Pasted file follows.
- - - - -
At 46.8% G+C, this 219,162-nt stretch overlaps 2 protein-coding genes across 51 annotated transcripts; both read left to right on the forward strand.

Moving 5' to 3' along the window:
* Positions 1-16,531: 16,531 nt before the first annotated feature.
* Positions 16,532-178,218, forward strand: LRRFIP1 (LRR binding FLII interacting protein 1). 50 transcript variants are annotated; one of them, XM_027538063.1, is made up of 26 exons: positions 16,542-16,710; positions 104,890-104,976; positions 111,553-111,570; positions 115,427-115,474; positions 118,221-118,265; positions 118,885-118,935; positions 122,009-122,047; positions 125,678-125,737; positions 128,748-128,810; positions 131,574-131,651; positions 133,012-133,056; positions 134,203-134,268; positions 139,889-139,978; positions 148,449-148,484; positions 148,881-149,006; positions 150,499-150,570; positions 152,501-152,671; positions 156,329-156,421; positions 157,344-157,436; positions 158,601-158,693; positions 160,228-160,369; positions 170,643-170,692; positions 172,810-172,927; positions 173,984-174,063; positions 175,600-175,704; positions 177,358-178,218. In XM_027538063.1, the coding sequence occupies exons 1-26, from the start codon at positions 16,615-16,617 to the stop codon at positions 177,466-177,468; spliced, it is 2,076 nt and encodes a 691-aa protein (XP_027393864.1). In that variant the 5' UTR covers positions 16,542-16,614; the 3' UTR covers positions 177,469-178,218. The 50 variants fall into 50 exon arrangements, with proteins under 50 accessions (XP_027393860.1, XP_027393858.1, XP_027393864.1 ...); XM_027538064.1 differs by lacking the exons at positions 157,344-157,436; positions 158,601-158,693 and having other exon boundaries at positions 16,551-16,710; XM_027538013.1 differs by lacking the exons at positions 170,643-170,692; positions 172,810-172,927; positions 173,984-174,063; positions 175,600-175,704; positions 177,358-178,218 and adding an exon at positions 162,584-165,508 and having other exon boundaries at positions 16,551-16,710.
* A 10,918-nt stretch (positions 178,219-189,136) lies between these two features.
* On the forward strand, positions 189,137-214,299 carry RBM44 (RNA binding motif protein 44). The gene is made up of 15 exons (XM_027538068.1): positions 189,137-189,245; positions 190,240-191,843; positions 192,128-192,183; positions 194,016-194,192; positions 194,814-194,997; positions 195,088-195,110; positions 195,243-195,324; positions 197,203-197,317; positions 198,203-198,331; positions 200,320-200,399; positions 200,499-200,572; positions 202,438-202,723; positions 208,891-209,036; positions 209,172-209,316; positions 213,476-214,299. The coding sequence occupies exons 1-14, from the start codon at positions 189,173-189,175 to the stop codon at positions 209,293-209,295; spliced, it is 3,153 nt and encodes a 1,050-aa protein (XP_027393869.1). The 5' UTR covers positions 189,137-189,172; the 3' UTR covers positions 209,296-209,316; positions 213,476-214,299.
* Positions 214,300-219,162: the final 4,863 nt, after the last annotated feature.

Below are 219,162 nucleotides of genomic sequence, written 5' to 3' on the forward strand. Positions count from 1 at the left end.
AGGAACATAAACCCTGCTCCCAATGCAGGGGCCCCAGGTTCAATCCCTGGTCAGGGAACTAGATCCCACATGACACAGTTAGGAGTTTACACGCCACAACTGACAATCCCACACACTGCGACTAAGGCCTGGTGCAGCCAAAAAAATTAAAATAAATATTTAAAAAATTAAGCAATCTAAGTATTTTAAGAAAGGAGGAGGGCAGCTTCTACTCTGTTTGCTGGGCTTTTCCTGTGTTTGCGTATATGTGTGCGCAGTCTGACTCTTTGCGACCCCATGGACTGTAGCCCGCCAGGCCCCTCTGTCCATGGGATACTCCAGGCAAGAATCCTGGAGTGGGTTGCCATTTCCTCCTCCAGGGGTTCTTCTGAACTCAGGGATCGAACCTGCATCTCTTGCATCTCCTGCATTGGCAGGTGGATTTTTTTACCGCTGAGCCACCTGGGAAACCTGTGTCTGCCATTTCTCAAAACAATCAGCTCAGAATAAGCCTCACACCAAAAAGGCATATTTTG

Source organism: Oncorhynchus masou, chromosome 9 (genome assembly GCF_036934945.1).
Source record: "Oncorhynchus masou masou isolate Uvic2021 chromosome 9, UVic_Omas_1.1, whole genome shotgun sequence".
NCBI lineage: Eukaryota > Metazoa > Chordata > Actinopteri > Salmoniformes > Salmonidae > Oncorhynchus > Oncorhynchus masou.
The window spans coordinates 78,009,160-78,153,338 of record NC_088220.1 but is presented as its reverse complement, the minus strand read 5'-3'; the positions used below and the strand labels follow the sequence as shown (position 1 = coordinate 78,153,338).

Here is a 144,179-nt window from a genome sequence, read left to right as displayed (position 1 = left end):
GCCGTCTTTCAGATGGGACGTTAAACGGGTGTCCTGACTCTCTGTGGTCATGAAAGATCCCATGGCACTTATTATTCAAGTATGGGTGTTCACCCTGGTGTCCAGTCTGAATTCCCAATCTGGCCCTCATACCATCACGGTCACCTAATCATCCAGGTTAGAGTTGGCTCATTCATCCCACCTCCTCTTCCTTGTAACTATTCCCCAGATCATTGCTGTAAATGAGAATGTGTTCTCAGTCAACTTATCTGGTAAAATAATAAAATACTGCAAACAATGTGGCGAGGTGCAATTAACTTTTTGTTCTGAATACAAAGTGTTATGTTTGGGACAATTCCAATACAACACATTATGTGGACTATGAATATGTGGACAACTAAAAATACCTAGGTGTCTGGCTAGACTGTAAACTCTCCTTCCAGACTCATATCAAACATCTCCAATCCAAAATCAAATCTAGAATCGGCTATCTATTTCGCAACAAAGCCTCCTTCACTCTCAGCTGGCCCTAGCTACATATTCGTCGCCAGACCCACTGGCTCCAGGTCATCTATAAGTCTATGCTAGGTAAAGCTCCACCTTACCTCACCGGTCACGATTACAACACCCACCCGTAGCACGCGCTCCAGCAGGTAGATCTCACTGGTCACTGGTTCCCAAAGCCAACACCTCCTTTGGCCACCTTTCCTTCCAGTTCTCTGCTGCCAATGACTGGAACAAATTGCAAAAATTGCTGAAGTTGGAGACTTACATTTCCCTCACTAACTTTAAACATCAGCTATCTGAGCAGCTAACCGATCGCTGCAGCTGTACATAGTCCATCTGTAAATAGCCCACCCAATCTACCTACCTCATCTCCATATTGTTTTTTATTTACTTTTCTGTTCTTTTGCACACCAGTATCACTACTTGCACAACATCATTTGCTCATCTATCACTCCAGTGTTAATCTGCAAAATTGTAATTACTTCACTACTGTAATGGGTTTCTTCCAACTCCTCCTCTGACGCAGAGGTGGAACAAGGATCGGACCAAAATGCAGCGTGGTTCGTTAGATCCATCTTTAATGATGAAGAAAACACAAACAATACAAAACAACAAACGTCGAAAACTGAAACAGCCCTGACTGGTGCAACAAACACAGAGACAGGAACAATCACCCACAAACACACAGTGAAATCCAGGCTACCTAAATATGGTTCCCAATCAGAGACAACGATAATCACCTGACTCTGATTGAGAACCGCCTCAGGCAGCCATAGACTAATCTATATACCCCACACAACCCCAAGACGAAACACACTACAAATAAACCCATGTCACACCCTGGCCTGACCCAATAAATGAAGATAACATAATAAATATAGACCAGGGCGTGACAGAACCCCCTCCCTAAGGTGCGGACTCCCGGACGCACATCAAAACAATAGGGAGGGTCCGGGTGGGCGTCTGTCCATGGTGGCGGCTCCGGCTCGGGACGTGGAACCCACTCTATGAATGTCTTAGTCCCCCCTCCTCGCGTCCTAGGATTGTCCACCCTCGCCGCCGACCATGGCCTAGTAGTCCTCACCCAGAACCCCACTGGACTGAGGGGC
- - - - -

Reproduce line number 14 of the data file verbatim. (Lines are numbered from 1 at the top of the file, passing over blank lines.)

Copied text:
Here is a 144,179-nt window from a genome sequence, read left to right as displayed (position 1 = left end):